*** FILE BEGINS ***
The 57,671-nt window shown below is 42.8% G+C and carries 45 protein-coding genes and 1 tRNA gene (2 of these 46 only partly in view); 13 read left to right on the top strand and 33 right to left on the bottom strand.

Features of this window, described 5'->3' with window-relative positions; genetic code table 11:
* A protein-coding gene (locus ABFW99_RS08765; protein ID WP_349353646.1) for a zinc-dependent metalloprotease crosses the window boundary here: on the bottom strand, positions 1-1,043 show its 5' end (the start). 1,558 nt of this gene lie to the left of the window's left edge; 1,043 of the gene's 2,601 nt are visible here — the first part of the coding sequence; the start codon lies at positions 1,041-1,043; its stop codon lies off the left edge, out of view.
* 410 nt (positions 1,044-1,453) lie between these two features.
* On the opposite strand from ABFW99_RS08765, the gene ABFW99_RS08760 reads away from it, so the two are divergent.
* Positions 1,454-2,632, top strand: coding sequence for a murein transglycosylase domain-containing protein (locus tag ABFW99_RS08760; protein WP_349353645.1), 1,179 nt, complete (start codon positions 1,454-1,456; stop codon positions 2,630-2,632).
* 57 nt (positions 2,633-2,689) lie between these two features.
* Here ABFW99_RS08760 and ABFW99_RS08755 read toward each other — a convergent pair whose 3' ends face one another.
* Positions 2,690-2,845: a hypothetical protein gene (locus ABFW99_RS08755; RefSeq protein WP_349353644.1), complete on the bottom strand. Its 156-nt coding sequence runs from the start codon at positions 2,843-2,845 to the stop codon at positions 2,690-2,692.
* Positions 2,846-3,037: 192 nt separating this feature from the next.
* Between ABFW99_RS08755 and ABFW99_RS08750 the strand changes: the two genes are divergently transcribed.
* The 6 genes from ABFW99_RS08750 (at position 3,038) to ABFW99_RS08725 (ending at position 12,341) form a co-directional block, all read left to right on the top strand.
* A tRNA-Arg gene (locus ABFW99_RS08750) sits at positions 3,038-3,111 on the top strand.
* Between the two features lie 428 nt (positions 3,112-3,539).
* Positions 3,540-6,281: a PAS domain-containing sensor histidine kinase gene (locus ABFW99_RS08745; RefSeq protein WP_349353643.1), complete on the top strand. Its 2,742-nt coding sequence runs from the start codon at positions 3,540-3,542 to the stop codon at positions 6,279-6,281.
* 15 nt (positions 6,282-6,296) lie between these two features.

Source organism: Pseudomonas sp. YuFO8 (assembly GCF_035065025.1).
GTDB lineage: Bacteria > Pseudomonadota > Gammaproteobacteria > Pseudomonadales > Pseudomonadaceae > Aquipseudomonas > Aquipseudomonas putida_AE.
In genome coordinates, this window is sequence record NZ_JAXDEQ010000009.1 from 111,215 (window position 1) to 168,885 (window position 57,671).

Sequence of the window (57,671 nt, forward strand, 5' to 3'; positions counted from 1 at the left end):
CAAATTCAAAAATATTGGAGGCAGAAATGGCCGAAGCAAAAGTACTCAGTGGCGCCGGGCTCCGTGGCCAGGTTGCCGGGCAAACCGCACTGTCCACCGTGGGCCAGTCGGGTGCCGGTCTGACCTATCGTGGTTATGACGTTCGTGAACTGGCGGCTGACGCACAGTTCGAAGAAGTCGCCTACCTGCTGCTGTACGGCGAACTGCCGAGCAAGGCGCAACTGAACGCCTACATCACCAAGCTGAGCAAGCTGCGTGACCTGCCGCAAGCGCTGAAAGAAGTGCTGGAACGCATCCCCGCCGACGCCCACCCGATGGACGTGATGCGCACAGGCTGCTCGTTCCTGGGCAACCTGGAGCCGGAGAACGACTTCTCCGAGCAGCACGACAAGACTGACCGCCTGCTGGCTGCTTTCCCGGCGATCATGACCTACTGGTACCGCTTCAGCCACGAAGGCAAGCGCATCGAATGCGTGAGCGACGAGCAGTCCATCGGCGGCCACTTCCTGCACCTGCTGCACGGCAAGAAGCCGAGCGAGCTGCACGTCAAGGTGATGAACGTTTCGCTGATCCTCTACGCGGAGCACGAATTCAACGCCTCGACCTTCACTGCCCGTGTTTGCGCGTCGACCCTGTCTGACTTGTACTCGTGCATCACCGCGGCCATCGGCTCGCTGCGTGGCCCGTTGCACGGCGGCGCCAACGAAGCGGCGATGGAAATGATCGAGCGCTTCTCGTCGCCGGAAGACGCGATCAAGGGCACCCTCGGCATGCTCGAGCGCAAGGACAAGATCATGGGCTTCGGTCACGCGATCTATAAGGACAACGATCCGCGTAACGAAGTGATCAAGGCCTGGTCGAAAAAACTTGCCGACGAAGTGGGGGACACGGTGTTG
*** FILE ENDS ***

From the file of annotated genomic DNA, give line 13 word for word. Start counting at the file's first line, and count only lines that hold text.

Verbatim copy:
* A tRNA-Arg gene (locus ABFW99_RS08750) sits at positions 3,038-3,111 on the top strand.